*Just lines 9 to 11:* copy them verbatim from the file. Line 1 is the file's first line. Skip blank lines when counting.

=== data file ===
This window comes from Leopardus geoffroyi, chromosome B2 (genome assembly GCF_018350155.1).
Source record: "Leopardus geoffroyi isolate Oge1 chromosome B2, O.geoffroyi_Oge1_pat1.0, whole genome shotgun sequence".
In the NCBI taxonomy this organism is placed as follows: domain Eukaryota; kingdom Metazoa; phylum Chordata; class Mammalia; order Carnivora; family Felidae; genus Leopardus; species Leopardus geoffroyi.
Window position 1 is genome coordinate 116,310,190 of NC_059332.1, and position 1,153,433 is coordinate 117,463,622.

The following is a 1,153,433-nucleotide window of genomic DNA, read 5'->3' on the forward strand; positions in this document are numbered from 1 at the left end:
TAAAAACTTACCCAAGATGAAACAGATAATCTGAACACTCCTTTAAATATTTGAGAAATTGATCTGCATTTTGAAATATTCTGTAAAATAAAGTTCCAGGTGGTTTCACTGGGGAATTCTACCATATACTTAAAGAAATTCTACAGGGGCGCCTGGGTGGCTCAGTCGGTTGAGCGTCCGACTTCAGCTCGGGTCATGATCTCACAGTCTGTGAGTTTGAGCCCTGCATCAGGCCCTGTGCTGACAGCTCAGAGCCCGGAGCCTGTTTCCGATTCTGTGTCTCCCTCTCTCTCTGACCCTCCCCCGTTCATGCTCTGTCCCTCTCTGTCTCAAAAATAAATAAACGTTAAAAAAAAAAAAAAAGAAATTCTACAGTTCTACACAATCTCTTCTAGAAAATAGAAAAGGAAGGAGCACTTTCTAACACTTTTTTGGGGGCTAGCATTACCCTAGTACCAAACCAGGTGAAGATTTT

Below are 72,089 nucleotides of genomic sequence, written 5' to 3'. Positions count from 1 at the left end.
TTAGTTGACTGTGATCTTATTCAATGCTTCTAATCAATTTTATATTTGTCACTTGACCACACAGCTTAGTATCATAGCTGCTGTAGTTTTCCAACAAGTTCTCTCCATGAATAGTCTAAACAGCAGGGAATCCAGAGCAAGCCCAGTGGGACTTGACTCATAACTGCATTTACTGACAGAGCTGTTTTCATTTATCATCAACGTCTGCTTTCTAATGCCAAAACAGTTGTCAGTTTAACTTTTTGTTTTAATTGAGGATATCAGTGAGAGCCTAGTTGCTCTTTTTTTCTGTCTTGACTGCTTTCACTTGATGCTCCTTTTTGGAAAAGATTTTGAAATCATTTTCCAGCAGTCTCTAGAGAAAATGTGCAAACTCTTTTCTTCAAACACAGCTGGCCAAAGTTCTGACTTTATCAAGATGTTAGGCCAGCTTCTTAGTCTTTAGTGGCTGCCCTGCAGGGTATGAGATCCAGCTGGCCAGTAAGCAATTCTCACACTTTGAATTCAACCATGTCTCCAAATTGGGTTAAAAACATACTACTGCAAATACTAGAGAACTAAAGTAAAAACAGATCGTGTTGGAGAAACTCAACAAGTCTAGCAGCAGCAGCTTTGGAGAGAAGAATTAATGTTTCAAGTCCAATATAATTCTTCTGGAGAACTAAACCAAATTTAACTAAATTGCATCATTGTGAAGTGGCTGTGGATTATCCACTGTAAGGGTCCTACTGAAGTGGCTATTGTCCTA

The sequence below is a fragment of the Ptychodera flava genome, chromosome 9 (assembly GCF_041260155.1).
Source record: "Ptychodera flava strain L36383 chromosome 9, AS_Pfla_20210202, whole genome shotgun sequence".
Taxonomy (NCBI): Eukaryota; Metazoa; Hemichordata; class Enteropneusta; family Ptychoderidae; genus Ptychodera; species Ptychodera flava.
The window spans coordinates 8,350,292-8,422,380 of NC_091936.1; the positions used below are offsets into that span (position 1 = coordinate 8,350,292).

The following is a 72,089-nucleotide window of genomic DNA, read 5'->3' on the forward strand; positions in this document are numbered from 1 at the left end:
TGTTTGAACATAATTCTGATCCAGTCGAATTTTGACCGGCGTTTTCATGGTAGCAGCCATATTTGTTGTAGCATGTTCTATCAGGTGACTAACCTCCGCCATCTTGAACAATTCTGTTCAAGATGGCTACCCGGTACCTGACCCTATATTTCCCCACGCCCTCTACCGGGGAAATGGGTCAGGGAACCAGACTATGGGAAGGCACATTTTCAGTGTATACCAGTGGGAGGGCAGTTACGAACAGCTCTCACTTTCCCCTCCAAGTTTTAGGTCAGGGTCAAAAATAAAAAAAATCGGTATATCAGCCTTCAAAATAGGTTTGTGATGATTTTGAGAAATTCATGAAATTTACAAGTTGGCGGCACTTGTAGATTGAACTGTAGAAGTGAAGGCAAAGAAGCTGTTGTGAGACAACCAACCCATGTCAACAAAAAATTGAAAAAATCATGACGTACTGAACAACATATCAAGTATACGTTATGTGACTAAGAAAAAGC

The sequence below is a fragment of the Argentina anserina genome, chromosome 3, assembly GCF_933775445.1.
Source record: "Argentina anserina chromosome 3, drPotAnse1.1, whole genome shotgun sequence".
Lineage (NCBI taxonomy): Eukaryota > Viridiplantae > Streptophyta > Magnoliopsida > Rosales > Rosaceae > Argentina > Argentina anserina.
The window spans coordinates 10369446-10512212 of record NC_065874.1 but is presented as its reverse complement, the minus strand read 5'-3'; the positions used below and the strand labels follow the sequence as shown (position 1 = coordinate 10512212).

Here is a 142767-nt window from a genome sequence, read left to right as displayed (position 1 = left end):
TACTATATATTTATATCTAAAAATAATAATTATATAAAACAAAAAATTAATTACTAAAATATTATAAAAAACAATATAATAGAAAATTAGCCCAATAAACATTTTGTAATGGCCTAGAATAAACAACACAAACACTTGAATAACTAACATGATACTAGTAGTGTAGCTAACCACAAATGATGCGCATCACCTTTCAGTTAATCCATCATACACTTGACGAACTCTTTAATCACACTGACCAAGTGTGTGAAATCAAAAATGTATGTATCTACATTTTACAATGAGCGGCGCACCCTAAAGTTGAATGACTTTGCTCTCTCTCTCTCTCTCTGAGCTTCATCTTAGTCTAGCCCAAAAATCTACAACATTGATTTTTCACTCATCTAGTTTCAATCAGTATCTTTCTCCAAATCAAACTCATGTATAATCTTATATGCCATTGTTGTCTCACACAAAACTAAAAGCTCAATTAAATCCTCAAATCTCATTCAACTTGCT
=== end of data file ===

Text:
The sequence below is a fragment of the Ptychodera flava genome, chromosome 9 (assembly GCF_041260155.1).
Source record: "Ptychodera flava strain L36383 chromosome 9, AS_Pfla_20210202, whole genome shotgun sequence".
Taxonomy (NCBI): Eukaryota; Metazoa; Hemichordata; class Enteropneusta; family Ptychoderidae; genus Ptychodera; species Ptychodera flava.